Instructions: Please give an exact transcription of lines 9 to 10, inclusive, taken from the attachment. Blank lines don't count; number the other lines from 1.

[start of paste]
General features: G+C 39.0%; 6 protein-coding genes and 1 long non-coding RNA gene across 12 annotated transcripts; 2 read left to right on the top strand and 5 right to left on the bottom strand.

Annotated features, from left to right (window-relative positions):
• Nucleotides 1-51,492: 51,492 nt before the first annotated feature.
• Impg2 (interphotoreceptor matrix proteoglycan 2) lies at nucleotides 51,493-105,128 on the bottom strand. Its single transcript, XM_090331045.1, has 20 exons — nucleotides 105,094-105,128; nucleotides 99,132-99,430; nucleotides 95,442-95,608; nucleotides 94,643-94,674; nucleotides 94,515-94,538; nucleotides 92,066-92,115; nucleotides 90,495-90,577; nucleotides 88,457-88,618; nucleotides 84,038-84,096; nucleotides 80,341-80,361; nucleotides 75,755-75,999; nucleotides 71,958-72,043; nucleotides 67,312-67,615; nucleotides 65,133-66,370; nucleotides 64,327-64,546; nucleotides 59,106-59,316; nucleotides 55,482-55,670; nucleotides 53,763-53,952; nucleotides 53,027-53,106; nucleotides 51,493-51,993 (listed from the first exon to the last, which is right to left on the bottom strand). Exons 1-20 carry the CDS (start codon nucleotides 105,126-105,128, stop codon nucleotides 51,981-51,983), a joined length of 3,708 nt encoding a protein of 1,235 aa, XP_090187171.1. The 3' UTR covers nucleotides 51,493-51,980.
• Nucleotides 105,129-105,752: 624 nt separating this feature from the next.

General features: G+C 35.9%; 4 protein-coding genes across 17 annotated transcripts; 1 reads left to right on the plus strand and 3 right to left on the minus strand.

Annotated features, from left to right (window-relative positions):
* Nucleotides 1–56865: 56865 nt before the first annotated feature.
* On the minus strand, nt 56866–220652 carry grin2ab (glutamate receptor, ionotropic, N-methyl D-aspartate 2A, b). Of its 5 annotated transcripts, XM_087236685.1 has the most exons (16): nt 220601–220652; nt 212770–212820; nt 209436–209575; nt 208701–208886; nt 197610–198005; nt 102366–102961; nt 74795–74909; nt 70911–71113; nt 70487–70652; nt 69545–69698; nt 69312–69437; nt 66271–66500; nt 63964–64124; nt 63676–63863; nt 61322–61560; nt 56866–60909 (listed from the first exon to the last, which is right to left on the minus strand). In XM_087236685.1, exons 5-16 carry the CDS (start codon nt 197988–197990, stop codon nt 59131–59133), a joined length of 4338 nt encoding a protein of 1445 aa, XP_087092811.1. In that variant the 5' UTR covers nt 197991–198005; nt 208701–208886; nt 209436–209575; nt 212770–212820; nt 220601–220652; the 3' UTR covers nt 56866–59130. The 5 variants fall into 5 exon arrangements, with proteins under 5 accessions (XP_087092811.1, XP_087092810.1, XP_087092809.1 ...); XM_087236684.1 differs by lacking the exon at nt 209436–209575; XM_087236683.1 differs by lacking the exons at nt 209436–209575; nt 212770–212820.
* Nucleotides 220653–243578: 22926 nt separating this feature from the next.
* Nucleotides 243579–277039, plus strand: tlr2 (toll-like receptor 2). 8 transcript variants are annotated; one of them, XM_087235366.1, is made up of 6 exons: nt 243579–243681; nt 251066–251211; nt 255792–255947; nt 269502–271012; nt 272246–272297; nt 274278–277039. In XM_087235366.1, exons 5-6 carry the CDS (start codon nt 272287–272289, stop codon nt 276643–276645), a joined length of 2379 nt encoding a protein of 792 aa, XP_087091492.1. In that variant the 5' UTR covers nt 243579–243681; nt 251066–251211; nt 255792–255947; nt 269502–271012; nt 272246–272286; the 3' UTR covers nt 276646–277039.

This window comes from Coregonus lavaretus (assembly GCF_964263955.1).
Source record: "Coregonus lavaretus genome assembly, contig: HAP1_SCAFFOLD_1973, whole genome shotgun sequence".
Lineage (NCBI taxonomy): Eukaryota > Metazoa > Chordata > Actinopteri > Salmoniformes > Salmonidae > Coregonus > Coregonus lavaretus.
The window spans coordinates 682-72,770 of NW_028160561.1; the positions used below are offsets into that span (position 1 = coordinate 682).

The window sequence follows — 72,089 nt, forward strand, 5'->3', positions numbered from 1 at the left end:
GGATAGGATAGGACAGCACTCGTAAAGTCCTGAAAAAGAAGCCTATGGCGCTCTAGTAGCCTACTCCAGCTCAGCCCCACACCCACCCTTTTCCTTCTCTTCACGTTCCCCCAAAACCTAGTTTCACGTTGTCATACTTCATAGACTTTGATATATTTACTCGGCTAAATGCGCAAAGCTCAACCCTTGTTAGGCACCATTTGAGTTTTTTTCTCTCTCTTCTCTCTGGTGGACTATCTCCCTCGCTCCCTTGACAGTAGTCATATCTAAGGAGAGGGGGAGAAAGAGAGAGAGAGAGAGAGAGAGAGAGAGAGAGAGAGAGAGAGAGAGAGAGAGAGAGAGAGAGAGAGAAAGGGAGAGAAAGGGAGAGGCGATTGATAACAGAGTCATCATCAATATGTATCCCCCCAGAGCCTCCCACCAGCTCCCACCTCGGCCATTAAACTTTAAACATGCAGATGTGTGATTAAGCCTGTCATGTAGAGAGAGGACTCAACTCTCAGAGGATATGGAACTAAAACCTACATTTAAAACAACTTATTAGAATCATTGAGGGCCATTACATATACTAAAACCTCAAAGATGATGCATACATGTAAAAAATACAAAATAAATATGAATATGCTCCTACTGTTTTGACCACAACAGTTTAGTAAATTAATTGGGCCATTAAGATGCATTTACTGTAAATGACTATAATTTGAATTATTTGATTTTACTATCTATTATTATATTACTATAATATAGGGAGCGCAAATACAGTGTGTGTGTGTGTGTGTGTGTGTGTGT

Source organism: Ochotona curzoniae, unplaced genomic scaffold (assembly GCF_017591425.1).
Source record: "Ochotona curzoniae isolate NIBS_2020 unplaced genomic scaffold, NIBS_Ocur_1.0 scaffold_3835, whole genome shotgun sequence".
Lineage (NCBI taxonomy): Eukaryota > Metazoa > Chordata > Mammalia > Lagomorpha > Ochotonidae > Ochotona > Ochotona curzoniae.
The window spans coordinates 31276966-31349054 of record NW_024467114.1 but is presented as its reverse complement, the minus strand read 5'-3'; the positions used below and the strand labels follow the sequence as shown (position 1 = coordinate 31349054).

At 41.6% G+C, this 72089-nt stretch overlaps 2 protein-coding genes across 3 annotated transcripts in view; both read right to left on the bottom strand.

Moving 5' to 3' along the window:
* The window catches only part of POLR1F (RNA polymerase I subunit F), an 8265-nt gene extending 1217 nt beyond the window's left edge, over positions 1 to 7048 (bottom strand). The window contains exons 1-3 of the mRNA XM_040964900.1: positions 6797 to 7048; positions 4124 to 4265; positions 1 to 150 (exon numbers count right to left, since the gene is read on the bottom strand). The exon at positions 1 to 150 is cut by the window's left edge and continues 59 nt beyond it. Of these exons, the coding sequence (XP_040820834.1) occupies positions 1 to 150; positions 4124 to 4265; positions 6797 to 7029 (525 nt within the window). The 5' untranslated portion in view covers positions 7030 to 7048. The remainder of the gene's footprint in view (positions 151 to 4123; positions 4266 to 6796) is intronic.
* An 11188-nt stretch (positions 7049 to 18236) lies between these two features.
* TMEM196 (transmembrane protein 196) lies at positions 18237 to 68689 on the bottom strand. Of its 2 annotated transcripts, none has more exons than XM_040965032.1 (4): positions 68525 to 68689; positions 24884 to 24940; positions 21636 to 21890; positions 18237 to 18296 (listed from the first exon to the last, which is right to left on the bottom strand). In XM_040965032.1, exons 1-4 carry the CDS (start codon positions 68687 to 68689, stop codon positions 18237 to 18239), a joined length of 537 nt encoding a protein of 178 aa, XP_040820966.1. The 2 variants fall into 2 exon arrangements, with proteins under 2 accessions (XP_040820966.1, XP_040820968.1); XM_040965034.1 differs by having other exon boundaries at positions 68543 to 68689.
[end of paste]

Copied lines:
* On the minus strand, nt 56866–220652 carry grin2ab (glutamate receptor, ionotropic, N-methyl D-aspartate 2A, b). Of its 5 annotated transcripts, XM_087236685.1 has the most exons (16): nt 220601–220652; nt 212770–212820; nt 209436–209575; nt 208701–208886; nt 197610–198005; nt 102366–102961; nt 74795–74909; nt 70911–71113; nt 70487–70652; nt 69545–69698; nt 69312–69437; nt 66271–66500; nt 63964–64124; nt 63676–63863; nt 61322–61560; nt 56866–60909 (listed from the first exon to the last, which is right to left on the minus strand). In XM_087236685.1, exons 5-16 carry the CDS (start codon nt 197988–197990, stop codon nt 59131–59133), a joined length of 4338 nt encoding a protein of 1445 aa, XP_087092811.1. In that variant the 5' UTR covers nt 197991–198005; nt 208701–208886; nt 209436–209575; nt 212770–212820; nt 220601–220652; the 3' UTR covers nt 56866–59130. The 5 variants fall into 5 exon arrangements, with proteins under 5 accessions (XP_087092811.1, XP_087092810.1, XP_087092809.1 ...); XM_087236684.1 differs by lacking the exon at nt 209436–209575; XM_087236683.1 differs by lacking the exons at nt 209436–209575; nt 212770–212820.
* Nucleotides 220653–243578: 22926 nt separating this feature from the next.